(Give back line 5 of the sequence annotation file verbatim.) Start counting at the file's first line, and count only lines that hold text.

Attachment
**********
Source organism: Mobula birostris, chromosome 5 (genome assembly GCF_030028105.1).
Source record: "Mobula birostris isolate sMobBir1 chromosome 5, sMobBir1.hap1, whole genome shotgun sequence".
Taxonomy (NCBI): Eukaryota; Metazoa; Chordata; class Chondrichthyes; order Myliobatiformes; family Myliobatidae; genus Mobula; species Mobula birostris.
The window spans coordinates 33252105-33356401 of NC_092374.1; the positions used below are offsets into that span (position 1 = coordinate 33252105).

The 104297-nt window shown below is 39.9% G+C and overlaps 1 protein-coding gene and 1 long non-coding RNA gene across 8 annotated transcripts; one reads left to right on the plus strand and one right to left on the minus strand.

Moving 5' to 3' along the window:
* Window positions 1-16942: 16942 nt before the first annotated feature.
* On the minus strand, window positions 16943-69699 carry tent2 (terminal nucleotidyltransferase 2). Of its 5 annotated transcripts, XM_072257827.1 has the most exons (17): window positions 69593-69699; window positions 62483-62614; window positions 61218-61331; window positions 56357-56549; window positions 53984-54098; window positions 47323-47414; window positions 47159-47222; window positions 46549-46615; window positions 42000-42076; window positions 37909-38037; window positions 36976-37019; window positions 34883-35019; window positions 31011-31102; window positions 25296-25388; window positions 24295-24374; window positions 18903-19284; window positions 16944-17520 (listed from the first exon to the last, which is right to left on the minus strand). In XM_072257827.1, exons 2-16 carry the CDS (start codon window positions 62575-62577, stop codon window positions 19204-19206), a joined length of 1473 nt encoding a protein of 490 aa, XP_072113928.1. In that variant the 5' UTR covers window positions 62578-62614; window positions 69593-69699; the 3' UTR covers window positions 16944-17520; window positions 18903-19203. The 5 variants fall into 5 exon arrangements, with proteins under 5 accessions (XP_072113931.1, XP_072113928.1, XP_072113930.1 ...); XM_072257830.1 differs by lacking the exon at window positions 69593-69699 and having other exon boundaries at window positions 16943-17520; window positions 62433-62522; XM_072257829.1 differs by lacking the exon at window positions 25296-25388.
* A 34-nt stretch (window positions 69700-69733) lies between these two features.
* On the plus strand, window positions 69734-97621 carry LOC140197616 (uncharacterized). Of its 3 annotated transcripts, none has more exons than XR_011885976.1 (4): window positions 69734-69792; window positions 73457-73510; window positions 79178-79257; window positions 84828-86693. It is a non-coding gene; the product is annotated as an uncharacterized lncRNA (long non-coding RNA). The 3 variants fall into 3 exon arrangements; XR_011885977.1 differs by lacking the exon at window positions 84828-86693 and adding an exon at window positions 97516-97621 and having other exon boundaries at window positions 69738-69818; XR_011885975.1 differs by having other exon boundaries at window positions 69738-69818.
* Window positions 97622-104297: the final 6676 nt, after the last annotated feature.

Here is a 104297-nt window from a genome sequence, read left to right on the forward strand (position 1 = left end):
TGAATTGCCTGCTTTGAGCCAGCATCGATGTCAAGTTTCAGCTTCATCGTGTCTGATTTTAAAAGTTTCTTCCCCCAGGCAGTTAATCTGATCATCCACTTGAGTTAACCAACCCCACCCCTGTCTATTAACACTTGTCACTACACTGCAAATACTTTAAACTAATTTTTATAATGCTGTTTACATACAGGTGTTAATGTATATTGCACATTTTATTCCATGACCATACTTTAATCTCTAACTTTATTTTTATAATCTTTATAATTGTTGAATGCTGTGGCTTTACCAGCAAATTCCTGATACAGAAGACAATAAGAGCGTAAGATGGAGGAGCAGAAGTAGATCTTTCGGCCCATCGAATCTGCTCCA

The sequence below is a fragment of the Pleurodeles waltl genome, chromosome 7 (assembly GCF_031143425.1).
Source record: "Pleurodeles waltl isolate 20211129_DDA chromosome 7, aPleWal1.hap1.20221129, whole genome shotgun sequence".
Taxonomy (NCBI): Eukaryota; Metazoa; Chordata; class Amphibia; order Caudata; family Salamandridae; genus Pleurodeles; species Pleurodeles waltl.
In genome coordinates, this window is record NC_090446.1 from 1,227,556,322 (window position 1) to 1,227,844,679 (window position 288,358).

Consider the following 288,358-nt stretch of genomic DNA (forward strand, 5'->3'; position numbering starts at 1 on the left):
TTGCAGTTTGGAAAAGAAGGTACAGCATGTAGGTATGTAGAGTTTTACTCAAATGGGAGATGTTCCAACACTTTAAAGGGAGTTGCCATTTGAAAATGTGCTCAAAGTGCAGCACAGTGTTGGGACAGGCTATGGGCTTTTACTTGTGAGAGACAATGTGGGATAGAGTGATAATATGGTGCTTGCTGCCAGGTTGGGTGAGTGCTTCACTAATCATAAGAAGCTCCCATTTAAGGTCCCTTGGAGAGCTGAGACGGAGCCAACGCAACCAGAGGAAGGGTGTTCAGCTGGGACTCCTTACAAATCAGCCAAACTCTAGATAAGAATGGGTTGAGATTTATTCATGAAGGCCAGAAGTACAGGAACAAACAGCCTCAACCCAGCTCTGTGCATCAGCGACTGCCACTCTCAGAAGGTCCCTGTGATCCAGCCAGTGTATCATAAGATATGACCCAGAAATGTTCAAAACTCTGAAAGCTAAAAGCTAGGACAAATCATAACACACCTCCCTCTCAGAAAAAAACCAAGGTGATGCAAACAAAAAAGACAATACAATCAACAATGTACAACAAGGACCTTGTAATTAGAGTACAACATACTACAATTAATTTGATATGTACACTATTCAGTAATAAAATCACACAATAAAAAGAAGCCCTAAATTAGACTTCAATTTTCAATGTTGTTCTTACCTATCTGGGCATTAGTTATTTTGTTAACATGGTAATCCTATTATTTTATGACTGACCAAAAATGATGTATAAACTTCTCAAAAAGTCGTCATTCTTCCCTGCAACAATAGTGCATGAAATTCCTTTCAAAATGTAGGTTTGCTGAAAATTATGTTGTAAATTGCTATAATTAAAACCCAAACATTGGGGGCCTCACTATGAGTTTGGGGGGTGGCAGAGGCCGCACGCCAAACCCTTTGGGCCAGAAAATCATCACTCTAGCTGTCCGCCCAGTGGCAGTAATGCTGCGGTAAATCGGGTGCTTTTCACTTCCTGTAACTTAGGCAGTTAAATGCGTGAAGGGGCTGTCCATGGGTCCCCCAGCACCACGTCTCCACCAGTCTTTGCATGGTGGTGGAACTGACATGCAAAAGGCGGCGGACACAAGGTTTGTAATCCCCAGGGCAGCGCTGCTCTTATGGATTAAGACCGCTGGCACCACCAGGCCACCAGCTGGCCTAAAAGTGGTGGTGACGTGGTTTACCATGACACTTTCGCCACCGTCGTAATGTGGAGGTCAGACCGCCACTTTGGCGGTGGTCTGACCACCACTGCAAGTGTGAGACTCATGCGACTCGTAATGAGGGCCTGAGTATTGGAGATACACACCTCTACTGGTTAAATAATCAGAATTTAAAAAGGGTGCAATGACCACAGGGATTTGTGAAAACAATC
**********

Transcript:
The 104297-nt window shown below is 39.9% G+C and overlaps 1 protein-coding gene and 1 long non-coding RNA gene across 8 annotated transcripts; one reads left to right on the plus strand and one right to left on the minus strand.